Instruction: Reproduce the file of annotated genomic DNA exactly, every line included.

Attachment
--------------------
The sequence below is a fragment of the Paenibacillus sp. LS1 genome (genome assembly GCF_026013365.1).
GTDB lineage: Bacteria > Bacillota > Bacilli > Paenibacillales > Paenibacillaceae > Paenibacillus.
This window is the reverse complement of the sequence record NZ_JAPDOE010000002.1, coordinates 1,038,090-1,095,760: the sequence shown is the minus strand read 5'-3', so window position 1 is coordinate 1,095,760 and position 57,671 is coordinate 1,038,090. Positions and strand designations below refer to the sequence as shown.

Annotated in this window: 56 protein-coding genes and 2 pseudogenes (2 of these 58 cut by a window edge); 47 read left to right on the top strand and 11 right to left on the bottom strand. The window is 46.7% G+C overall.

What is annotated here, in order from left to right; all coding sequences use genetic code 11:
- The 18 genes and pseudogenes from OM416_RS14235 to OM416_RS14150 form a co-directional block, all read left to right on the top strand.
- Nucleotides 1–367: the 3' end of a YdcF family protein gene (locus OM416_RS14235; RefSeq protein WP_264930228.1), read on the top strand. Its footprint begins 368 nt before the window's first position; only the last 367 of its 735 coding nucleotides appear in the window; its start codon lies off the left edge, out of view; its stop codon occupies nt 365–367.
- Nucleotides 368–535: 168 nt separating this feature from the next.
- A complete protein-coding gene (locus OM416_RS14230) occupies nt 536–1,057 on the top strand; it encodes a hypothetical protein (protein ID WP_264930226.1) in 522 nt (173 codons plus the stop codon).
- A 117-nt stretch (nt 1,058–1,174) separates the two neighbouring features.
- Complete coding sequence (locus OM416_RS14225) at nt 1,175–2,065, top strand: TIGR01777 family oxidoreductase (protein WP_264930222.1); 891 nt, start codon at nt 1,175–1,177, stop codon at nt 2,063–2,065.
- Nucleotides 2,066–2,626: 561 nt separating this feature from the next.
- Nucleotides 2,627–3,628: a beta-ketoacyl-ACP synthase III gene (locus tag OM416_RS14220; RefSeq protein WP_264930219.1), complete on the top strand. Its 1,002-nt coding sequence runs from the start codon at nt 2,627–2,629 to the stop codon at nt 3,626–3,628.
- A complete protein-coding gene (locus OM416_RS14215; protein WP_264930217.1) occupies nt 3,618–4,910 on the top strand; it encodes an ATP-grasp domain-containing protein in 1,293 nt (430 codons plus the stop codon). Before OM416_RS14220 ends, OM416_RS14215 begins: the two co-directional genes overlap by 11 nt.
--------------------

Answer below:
The sequence below is a fragment of the Paenibacillus sp. LS1 genome (genome assembly GCF_026013365.1).
GTDB lineage: Bacteria > Bacillota > Bacilli > Paenibacillales > Paenibacillaceae > Paenibacillus.
This window is the reverse complement of the sequence record NZ_JAPDOE010000002.1, coordinates 1,038,090-1,095,760: the sequence shown is the minus strand read 5'-3', so window position 1 is coordinate 1,095,760 and position 57,671 is coordinate 1,038,090. Positions and strand designations below refer to the sequence as shown.

Annotated in this window: 56 protein-coding genes and 2 pseudogenes (2 of these 58 cut by a window edge); 47 read left to right on the top strand and 11 right to left on the bottom strand. The window is 46.7% G+C overall.

What is annotated here, in order from left to right; all coding sequences use genetic code 11:
- The 18 genes and pseudogenes from OM416_RS14235 to OM416_RS14150 form a co-directional block, all read left to right on the top strand.
- Nucleotides 1–367: the 3' end of a YdcF family protein gene (locus OM416_RS14235; RefSeq protein WP_264930228.1), read on the top strand. Its footprint begins 368 nt before the window's first position; only the last 367 of its 735 coding nucleotides appear in the window; its start codon lies off the left edge, out of view; its stop codon occupies nt 365–367.
- Nucleotides 368–535: 168 nt separating this feature from the next.
- A complete protein-coding gene (locus OM416_RS14230) occupies nt 536–1,057 on the top strand; it encodes a hypothetical protein (protein ID WP_264930226.1) in 522 nt (173 codons plus the stop codon).
- A 117-nt stretch (nt 1,058–1,174) separates the two neighbouring features.
- Complete coding sequence (locus OM416_RS14225) at nt 1,175–2,065, top strand: TIGR01777 family oxidoreductase (protein WP_264930222.1); 891 nt, start codon at nt 1,175–1,177, stop codon at nt 2,063–2,065.
- Nucleotides 2,066–2,626: 561 nt separating this feature from the next.
- Nucleotides 2,627–3,628: a beta-ketoacyl-ACP synthase III gene (locus tag OM416_RS14220; RefSeq protein WP_264930219.1), complete on the top strand. Its 1,002-nt coding sequence runs from the start codon at nt 2,627–2,629 to the stop codon at nt 3,626–3,628.
- A complete protein-coding gene (locus OM416_RS14215; protein WP_264930217.1) occupies nt 3,618–4,910 on the top strand; it encodes an ATP-grasp domain-containing protein in 1,293 nt (430 codons plus the stop codon). Before OM416_RS14220 ends, OM416_RS14215 begins: the two co-directional genes overlap by 11 nt.